1What Intel’s $15.3 Billion Mobileye Buyout Means for Self-Driving Cars
Intel is making a major acquisition in the field of self-driving cars with its March 13 agreement to buy Mobileye, an Israeli company that develops computer vision and machine-learning systems. When the $15.3 billion, all-cash deal closes later this year, Mobileye will become an Intel subsidiary in a self-driving technology market that the chipmaker believes could grow to $70 billion by 2030. The deal was generally well-received among analysts, who said the merger should put Intel ahead of the pack in the race to develop the critical components for safe and reliable self-driving cars. Some, however, said that Mobileye has fundamental problems that Intel will have to resolve to make its investment pay off long term. However, both Intel and Mobileye hailed the deal, saying they can work collaboratively toward improving self-driving car technology well into the future.
2What Intel Is Buying
According to the companies, Intel will acquire Mobileye for $15.3 billion in cash it already has on its balance sheet. The deal has been approved by the boards at both companies. Upon completion, Mobileye will merge with Intel’s Automated Driving Group and be led by Prof. Amnon Shashua, Mobileye’s co-founder and chairman.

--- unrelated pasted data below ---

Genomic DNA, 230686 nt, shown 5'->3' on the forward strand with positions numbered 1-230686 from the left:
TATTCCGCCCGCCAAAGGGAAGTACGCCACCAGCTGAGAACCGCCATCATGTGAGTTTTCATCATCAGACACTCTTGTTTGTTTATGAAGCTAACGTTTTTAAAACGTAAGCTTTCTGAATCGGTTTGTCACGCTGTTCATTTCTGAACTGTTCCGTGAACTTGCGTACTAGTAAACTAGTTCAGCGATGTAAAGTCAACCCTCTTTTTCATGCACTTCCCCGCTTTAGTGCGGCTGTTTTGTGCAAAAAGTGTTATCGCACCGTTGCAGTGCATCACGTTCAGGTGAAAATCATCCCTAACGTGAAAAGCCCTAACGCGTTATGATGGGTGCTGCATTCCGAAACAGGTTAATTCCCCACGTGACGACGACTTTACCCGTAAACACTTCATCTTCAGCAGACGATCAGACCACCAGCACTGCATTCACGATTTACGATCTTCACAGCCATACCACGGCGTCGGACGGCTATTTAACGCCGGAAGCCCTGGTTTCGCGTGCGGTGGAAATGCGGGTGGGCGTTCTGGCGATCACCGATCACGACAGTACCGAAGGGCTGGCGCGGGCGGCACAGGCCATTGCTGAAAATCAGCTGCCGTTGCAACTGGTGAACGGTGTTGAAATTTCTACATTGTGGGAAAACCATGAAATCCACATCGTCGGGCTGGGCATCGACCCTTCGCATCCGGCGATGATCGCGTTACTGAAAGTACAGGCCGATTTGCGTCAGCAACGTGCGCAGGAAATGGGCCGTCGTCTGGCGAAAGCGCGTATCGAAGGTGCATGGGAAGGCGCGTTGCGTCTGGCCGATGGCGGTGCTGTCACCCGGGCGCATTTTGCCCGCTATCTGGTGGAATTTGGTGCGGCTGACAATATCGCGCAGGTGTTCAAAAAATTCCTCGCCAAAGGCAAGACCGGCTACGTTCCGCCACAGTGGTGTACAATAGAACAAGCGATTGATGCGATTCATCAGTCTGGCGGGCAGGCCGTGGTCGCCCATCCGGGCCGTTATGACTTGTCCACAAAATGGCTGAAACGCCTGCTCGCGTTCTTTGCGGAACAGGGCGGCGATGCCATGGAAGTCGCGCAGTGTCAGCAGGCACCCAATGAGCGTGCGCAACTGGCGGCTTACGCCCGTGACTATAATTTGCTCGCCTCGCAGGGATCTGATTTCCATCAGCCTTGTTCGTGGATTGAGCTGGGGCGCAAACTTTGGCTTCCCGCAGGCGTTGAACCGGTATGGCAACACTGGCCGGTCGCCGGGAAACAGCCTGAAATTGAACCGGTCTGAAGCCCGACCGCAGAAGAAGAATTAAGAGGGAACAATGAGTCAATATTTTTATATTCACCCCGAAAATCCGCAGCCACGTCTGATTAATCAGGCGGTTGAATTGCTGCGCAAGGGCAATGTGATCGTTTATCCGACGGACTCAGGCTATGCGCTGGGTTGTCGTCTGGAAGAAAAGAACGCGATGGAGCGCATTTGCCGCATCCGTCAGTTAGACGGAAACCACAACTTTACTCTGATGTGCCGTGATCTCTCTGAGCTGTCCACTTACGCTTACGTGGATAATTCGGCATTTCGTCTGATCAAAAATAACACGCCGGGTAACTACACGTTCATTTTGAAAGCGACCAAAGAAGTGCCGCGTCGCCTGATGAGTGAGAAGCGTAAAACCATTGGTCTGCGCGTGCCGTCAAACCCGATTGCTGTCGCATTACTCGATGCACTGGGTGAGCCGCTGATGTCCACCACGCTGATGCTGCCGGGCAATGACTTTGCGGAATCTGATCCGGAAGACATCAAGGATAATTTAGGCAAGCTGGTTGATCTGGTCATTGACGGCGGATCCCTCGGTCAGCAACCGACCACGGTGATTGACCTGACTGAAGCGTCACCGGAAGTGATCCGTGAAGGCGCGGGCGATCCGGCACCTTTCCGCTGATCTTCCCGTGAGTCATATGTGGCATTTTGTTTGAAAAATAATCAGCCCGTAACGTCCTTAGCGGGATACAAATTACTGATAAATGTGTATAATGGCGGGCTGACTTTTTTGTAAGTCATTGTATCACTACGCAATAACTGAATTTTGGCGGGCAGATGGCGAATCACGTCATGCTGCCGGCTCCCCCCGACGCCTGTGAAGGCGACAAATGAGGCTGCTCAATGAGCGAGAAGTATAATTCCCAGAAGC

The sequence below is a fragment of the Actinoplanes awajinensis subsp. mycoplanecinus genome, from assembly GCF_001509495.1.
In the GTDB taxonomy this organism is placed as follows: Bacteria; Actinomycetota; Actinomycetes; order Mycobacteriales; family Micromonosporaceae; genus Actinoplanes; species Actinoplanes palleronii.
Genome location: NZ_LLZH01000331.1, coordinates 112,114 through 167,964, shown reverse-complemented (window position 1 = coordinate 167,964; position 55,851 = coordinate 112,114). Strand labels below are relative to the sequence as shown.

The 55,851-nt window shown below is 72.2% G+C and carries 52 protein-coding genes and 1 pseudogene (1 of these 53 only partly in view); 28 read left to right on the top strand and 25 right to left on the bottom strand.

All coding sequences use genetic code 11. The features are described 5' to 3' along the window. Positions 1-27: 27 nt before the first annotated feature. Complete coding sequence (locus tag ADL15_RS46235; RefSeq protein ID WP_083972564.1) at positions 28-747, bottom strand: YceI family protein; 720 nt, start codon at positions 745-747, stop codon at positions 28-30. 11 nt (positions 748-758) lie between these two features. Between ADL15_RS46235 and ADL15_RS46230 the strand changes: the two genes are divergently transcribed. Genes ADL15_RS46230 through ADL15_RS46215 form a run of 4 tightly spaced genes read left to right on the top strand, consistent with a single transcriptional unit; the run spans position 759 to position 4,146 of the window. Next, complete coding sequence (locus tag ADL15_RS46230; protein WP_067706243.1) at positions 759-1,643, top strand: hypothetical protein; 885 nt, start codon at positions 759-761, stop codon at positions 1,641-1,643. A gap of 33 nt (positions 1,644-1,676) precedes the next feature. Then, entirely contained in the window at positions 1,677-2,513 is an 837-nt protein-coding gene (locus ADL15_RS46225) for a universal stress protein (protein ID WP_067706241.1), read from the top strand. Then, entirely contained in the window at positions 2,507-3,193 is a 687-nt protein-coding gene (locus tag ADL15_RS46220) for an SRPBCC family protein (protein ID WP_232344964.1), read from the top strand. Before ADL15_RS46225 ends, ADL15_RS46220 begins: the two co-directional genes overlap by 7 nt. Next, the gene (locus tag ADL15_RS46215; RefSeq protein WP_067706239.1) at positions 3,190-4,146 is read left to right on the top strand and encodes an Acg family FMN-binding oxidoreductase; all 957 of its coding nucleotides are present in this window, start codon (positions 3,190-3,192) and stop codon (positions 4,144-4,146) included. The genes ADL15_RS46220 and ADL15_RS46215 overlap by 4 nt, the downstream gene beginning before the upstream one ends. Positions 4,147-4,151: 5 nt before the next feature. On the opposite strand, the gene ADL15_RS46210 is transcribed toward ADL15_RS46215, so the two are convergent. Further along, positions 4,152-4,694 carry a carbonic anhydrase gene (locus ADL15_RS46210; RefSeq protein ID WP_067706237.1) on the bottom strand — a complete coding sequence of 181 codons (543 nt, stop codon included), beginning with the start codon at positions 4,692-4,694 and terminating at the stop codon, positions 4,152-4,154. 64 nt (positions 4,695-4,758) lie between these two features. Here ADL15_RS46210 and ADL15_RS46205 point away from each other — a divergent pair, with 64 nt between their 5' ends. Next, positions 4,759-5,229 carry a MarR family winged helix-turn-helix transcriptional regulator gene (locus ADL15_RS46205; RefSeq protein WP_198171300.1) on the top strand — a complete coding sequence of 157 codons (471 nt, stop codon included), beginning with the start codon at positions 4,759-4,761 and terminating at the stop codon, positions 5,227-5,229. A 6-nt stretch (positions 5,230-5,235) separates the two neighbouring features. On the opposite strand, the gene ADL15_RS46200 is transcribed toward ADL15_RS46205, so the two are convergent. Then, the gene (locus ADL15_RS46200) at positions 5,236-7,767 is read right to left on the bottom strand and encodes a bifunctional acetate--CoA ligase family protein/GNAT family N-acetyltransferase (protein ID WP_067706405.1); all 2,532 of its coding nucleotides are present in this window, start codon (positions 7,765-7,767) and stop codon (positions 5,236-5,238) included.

3Why Intel Made the Acquisition
4Why Mobileye Signed the Deal
5Intel Sees a Huge Market Opportunity
6Diversification to Give Intel New Look
Several analysts wrote in research notes to investors March 13 that Intel’s acquisition signals a change in the company’s makeup. While Intel is still heavily involved in building processors, it’s also trying to diversify its business. The Mobileye underscores the diversity in the company’s business model.
7Mobileye Focusing on Next-Generation Technology
Mobileye is focused on car technology and next-generation technologies that could complement that. For instance, it has a technology called Road Experience Management that features sharable, high-definition maps for car fleets. It also is working on cloud-based tools for car localization and navigation technology.
8A Sign of Things to Come?
In an interview with The New York Times March 13, Gartner analyst Martin Birkner said the Intel acquisition could kick off an arms race in the self-driving car market as other prominent companies look to make strategic acquisitions in this field. While Birkner didn’t point to any specific deals, he believes consolidation will happen rather quickly.
9Some Negative Implications
Not everyone is so sure that the deal makes sense. In fact, Global Equities Research analyst Trip Chowdhry told investors in a note March 13 that Mobileye is a potential problem for Intel because of massive research and development costs and so far no return on Mobileye’s investments. He believes “Intel has now inherited Mobileye’s problems,” but won’t be able to fix those problems. Analyst group Semiconductor Advisors noted the acquisition might prove to be “a small incremental net negative” for Intel’s revenue and profit figures.
10Intel Won’t Close the Deal for at Least Nine Months
11How the Deal Affects the Self-Driving Car Market
Looking ahead, the market may be affected in dramatic ways. Intel now may be slightly ahead in self-driving car technology, putting its chief rivals Nvidia and Qualcomm on notice. Several analysts believe Nvidia and Qualcomm will respond by boosting their investments in self-driving cars.